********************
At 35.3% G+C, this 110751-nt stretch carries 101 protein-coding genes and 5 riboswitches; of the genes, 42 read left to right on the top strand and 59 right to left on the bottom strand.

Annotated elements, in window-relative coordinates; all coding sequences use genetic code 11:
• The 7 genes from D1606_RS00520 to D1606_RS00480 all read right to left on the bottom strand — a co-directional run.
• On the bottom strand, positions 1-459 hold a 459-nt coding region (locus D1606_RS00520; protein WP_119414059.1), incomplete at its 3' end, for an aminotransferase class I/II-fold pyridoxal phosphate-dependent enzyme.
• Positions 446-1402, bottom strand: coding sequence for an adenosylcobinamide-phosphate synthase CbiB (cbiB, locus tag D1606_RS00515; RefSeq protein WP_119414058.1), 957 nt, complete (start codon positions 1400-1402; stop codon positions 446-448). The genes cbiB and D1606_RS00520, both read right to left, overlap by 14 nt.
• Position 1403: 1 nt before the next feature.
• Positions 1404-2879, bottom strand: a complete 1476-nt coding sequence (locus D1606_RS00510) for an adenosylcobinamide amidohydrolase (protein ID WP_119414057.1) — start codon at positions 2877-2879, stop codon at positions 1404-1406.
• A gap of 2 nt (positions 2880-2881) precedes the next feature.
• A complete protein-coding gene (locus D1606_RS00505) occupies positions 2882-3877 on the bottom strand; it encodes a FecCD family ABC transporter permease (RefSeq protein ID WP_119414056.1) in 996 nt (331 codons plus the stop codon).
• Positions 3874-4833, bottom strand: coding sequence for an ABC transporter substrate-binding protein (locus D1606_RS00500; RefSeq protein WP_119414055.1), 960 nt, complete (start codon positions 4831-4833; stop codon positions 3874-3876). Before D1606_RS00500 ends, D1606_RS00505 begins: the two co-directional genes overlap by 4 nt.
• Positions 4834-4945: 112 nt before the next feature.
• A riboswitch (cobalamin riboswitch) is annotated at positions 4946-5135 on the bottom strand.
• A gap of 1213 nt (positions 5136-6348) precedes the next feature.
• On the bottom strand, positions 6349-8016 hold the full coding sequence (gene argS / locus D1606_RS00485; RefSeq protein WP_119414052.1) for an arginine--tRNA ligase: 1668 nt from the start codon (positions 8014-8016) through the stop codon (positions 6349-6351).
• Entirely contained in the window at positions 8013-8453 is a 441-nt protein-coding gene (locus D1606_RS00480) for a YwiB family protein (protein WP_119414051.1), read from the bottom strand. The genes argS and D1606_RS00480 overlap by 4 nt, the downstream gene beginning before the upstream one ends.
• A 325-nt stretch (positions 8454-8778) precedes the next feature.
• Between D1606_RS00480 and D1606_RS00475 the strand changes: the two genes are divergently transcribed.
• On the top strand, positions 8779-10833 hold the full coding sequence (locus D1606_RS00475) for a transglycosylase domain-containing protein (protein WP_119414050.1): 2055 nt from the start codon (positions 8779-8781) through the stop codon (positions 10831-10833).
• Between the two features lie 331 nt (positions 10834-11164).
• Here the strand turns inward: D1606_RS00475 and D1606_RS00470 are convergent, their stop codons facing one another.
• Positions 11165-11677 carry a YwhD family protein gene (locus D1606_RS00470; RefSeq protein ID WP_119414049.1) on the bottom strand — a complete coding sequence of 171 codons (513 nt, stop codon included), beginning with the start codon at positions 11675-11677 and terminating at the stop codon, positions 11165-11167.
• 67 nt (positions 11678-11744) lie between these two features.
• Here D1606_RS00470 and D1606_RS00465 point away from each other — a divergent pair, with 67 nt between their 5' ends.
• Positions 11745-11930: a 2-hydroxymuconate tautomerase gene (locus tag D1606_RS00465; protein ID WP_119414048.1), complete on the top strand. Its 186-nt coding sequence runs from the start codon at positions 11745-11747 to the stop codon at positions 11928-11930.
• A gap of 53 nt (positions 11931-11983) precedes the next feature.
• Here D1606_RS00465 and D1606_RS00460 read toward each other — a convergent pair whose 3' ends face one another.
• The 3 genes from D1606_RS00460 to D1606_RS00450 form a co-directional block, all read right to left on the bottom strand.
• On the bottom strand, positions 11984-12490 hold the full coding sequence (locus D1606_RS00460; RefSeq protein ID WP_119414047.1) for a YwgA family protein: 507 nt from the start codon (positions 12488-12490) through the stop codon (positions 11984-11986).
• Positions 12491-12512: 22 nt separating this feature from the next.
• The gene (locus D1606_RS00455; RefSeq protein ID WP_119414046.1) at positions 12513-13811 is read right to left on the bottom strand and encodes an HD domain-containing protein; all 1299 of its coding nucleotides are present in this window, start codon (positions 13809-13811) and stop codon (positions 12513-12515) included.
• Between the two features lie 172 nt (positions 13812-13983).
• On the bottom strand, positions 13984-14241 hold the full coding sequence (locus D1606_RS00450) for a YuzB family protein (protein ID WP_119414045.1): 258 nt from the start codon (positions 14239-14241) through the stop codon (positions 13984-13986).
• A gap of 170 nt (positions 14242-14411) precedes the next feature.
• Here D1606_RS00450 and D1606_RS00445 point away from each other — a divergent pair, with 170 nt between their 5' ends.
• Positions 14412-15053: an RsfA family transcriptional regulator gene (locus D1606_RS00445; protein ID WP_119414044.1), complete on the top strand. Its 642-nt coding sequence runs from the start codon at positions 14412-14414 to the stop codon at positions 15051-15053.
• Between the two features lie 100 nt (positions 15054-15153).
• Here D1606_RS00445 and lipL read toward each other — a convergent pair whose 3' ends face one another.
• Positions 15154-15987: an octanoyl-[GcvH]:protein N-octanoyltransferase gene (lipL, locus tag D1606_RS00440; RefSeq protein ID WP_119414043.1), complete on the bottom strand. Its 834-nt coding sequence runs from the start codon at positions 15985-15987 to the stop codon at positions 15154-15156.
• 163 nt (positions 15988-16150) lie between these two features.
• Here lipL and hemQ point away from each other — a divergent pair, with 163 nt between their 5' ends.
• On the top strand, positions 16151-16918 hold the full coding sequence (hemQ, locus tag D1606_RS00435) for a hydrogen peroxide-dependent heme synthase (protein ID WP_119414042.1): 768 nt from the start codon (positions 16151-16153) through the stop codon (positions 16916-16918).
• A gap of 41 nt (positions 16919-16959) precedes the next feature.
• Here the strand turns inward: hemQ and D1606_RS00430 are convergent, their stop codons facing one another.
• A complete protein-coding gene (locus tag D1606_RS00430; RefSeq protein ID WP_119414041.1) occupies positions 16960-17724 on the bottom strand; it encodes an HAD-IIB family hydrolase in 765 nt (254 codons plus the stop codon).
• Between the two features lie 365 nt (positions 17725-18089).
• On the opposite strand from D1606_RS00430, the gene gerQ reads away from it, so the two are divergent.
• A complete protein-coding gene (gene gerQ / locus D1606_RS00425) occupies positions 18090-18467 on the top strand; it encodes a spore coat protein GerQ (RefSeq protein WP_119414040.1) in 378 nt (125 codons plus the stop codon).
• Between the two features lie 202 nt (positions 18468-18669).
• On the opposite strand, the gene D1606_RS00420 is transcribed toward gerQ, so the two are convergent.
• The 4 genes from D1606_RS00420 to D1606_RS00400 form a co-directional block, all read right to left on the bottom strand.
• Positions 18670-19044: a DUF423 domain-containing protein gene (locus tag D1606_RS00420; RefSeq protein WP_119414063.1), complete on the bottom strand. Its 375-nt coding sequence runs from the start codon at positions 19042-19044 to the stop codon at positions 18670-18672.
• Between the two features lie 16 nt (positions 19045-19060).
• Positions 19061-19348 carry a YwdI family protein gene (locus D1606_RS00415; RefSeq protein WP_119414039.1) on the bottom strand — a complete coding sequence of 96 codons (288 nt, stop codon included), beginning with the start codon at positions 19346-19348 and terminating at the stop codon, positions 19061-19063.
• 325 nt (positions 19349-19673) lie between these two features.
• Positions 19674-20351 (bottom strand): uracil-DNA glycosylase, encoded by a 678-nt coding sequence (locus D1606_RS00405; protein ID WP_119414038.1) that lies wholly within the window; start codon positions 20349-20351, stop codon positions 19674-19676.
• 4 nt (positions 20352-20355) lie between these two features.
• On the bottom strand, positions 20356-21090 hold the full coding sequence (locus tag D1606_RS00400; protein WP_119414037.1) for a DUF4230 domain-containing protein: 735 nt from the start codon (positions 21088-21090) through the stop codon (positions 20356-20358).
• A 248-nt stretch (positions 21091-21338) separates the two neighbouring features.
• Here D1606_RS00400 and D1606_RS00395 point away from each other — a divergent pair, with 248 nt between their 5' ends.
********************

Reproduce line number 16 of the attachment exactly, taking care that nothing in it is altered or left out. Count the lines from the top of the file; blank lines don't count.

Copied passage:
• A 325-nt stretch (positions 8454-8778) precedes the next feature.